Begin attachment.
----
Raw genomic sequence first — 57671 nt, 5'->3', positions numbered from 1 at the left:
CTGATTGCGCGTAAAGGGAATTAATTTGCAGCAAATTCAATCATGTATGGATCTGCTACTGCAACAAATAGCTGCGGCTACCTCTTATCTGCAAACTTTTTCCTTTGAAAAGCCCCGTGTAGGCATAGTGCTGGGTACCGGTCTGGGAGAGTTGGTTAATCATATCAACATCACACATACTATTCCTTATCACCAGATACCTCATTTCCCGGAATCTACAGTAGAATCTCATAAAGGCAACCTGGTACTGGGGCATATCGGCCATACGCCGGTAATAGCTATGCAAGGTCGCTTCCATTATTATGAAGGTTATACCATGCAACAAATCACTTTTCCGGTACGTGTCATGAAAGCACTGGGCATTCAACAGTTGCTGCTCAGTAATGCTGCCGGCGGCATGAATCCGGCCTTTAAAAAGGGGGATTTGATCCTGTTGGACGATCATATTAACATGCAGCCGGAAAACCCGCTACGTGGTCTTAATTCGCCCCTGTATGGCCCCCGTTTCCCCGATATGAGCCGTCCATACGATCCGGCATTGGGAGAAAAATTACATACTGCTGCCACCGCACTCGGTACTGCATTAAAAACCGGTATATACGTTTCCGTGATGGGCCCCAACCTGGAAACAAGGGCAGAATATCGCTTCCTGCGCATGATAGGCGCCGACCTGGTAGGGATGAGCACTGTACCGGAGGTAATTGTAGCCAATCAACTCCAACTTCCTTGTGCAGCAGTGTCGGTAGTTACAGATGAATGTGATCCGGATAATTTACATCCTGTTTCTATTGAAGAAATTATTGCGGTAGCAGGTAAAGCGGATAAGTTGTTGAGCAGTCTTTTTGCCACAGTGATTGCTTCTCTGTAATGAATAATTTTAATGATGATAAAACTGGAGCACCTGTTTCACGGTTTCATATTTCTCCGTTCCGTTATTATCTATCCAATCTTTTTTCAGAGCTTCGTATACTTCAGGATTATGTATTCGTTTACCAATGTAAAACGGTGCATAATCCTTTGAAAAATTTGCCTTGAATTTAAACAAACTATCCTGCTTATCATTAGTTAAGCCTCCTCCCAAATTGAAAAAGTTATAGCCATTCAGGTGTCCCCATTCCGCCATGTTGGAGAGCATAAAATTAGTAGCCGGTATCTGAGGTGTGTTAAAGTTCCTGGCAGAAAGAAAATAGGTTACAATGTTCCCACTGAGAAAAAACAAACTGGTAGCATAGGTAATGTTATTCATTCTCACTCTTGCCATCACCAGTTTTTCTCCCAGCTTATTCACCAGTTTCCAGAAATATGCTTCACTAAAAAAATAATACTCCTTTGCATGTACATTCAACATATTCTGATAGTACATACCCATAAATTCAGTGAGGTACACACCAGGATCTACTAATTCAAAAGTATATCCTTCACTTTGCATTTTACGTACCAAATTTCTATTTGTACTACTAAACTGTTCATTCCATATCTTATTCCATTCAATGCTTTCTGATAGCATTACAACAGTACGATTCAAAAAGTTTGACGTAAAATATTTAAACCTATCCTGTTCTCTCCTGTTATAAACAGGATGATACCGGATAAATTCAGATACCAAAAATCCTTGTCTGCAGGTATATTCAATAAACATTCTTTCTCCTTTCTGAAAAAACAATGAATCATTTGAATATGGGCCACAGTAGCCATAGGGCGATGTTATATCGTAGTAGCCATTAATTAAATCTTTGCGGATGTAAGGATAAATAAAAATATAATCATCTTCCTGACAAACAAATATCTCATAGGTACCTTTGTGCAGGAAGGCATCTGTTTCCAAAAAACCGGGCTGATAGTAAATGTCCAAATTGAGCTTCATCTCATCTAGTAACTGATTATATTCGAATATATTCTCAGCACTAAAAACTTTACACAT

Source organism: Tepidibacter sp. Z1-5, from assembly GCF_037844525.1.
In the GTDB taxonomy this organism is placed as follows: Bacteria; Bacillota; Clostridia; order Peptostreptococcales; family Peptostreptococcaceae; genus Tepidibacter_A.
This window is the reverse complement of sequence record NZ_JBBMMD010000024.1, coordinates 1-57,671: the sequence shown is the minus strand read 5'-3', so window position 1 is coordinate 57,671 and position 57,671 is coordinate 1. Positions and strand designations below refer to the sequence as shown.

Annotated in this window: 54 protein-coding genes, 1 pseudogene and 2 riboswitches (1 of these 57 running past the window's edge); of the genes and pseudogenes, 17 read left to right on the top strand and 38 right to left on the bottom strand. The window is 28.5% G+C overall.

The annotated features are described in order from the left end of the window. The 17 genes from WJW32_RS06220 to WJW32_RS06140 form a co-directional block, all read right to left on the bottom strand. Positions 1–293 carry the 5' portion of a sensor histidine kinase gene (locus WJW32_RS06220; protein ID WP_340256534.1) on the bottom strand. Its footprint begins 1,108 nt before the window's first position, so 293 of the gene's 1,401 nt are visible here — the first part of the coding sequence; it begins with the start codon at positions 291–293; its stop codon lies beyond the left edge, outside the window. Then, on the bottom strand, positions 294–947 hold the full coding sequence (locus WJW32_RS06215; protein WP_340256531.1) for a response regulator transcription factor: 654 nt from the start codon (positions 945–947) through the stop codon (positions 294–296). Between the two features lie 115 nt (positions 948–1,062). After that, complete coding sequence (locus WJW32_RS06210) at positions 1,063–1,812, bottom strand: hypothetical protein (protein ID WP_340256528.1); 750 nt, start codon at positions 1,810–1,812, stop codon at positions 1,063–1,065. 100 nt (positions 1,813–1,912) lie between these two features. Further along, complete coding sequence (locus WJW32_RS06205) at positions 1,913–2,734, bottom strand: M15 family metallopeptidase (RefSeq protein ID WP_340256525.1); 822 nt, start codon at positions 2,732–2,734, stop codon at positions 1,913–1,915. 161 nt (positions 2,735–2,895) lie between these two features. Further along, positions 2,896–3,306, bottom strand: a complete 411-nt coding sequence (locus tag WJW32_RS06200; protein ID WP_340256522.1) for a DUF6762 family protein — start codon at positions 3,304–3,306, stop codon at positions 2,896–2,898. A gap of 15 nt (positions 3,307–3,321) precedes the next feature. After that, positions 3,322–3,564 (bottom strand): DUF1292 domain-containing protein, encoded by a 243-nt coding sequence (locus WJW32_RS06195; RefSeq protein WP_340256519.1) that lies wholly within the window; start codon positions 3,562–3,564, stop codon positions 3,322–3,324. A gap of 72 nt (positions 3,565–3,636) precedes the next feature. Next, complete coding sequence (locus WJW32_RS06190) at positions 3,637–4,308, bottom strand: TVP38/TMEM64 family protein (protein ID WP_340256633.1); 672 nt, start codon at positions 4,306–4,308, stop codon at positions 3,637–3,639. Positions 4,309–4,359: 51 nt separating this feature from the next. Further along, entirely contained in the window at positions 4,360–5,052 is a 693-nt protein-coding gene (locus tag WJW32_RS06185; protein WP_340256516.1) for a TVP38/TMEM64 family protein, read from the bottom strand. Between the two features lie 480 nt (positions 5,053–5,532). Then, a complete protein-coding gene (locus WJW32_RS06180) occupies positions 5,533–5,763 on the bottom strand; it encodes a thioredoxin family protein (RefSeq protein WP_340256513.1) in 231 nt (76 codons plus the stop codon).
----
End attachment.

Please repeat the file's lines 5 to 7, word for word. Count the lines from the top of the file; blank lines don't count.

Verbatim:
This window is the reverse complement of sequence record NZ_JBBMMD010000024.1, coordinates 1-57,671: the sequence shown is the minus strand read 5'-3', so window position 1 is coordinate 57,671 and position 57,671 is coordinate 1. Positions and strand designations below refer to the sequence as shown.

Annotated in this window: 54 protein-coding genes, 1 pseudogene and 2 riboswitches (1 of these 57 running past the window's edge); of the genes and pseudogenes, 17 read left to right on the top strand and 38 right to left on the bottom strand. The window is 28.5% G+C overall.

The annotated features are described in order from the left end of the window. The 17 genes from WJW32_RS06220 to WJW32_RS06140 form a co-directional block, all read right to left on the bottom strand. Positions 1–293 carry the 5' portion of a sensor histidine kinase gene (locus WJW32_RS06220; protein ID WP_340256534.1) on the bottom strand. Its footprint begins 1,108 nt before the window's first position, so 293 of the gene's 1,401 nt are visible here — the first part of the coding sequence; it begins with the start codon at positions 291–293; its stop codon lies beyond the left edge, outside the window. Then, on the bottom strand, positions 294–947 hold the full coding sequence (locus WJW32_RS06215; protein WP_340256531.1) for a response regulator transcription factor: 654 nt from the start codon (positions 945–947) through the stop codon (positions 294–296). Between the two features lie 115 nt (positions 948–1,062). After that, complete coding sequence (locus WJW32_RS06210) at positions 1,063–1,812, bottom strand: hypothetical protein (protein ID WP_340256528.1); 750 nt, start codon at positions 1,810–1,812, stop codon at positions 1,063–1,065. 100 nt (positions 1,813–1,912) lie between these two features. Further along, complete coding sequence (locus WJW32_RS06205) at positions 1,913–2,734, bottom strand: M15 family metallopeptidase (RefSeq protein ID WP_340256525.1); 822 nt, start codon at positions 2,732–2,734, stop codon at positions 1,913–1,915. 161 nt (positions 2,735–2,895) lie between these two features. Further along, positions 2,896–3,306, bottom strand: a complete 411-nt coding sequence (locus tag WJW32_RS06200; protein ID WP_340256522.1) for a DUF6762 family protein — start codon at positions 3,304–3,306, stop codon at positions 2,896–2,898. A gap of 15 nt (positions 3,307–3,321) precedes the next feature. After that, positions 3,322–3,564 (bottom strand): DUF1292 domain-containing protein, encoded by a 243-nt coding sequence (locus WJW32_RS06195; RefSeq protein WP_340256519.1) that lies wholly within the window; start codon positions 3,562–3,564, stop codon positions 3,322–3,324. A gap of 72 nt (positions 3,565–3,636) precedes the next feature. Next, complete coding sequence (locus WJW32_RS06190) at positions 3,637–4,308, bottom strand: TVP38/TMEM64 family protein (protein ID WP_340256633.1); 672 nt, start codon at positions 4,306–4,308, stop codon at positions 3,637–3,639. Positions 4,309–4,359: 51 nt separating this feature from the next. Further along, entirely contained in the window at positions 4,360–5,052 is a 693-nt protein-coding gene (locus tag WJW32_RS06185; protein WP_340256516.1) for a TVP38/TMEM64 family protein, read from the bottom strand. Between the two features lie 480 nt (positions 5,053–5,532). Then, a complete protein-coding gene (locus WJW32_RS06180) occupies positions 5,533–5,763 on the bottom strand; it encodes a thioredoxin family protein (RefSeq protein WP_340256513.1) in 231 nt (76 codons plus the stop codon).